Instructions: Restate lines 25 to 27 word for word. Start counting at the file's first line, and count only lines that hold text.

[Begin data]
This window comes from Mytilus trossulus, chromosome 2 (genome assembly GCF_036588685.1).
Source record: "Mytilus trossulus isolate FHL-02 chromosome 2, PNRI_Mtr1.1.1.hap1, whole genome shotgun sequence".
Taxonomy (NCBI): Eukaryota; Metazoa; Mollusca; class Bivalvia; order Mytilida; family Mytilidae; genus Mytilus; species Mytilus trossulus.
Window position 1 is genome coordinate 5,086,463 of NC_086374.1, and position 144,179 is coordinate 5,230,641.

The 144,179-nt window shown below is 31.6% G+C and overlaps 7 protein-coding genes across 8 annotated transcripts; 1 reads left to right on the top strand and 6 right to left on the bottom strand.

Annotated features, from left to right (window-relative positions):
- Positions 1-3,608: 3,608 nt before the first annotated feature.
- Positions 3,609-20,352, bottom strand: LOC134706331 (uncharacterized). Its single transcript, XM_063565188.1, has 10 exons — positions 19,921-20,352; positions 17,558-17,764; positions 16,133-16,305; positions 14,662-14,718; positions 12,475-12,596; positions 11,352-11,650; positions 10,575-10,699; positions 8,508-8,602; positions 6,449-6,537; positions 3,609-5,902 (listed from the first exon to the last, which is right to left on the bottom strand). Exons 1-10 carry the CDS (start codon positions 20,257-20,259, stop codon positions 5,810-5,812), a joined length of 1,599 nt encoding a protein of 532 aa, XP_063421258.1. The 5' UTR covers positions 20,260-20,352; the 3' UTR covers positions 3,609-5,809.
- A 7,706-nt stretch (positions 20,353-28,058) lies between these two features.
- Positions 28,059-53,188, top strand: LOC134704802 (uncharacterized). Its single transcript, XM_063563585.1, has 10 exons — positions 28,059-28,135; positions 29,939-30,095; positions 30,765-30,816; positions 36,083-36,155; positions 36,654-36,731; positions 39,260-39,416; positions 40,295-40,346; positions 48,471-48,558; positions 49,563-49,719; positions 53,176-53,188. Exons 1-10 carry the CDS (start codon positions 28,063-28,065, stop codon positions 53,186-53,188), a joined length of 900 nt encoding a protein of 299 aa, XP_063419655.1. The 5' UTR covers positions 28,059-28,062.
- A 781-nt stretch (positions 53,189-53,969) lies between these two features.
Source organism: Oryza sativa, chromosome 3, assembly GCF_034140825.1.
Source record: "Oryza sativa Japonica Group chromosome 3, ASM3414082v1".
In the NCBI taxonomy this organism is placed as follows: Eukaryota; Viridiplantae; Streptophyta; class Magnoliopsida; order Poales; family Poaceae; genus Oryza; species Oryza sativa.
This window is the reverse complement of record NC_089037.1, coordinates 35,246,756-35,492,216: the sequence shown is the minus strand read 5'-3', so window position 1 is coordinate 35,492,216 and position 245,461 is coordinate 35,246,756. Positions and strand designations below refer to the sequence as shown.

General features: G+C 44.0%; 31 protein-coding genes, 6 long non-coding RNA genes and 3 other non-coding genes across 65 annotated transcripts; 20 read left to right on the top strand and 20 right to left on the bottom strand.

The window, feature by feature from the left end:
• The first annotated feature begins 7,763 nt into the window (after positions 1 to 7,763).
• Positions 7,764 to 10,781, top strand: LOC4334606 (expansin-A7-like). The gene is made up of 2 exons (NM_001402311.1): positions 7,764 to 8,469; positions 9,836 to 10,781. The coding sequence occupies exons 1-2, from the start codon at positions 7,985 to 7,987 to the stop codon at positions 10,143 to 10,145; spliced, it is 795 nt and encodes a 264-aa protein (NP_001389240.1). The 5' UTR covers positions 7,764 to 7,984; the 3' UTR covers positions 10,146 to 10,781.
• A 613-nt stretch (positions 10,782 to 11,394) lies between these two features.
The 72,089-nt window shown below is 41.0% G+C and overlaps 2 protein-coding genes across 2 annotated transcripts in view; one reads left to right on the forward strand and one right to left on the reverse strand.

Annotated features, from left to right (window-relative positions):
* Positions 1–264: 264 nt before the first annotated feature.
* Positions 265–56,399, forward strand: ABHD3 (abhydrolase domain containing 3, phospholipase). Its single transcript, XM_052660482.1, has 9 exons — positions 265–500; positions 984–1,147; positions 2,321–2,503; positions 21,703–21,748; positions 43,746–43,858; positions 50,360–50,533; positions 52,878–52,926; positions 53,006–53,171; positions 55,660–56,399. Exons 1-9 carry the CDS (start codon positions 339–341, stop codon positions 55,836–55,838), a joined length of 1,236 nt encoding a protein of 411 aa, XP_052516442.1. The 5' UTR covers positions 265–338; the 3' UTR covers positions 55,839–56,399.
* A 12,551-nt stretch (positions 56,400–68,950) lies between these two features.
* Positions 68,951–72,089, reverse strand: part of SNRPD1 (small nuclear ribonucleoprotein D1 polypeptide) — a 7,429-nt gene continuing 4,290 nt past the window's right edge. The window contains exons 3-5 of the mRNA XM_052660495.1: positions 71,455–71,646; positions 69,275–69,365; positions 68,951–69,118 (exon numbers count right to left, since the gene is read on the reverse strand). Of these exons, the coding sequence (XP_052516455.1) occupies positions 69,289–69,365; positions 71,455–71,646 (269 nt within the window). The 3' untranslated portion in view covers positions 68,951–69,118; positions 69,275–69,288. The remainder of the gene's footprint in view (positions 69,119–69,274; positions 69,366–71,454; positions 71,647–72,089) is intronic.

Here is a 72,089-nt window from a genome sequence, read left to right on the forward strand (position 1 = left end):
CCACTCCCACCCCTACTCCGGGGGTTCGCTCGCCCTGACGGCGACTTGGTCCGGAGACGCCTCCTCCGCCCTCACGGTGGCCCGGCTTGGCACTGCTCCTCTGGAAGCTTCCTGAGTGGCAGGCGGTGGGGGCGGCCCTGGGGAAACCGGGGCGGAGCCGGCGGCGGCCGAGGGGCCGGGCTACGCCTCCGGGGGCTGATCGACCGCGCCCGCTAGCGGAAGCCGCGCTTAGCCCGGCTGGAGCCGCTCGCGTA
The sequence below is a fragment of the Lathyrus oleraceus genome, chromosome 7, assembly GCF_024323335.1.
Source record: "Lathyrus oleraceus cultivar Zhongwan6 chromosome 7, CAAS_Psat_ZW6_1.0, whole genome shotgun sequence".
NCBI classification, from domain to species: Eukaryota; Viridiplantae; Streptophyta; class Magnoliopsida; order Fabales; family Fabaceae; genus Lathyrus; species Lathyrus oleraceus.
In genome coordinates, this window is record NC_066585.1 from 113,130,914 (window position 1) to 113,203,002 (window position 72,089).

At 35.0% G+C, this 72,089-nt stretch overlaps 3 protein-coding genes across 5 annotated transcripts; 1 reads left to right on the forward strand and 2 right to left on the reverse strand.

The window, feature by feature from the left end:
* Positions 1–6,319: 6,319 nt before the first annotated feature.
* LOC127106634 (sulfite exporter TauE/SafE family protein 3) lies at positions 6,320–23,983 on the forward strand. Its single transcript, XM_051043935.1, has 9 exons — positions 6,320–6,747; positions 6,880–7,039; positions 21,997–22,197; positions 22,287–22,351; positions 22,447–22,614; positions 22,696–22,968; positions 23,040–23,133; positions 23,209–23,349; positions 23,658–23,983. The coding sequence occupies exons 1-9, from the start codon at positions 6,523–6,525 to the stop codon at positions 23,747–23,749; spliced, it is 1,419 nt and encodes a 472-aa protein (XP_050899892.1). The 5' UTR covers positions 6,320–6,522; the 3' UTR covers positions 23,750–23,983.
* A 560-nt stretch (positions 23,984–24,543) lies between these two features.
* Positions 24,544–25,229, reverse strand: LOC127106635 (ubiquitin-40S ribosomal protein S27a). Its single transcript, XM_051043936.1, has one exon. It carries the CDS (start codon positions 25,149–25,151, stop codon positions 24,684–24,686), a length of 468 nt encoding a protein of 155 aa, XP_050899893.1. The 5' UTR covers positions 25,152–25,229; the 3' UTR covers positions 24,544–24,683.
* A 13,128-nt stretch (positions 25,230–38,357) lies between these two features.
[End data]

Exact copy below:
* A 12,551-nt stretch (positions 56,400–68,950) lies between these two features.
* Positions 68,951–72,089, reverse strand: part of SNRPD1 (small nuclear ribonucleoprotein D1 polypeptide) — a 7,429-nt gene continuing 4,290 nt past the window's right edge. The window contains exons 3-5 of the mRNA XM_052660495.1: positions 71,455–71,646; positions 69,275–69,365; positions 68,951–69,118 (exon numbers count right to left, since the gene is read on the reverse strand). Of these exons, the coding sequence (XP_052516455.1) occupies positions 69,289–69,365; positions 71,455–71,646 (269 nt within the window). The 3' untranslated portion in view covers positions 68,951–69,118; positions 69,275–69,288. The remainder of the gene's footprint in view (positions 69,119–69,274; positions 69,366–71,454; positions 71,647–72,089) is intronic.

Here is a 72,089-nt window from a genome sequence, read left to right on the forward strand (position 1 = left end):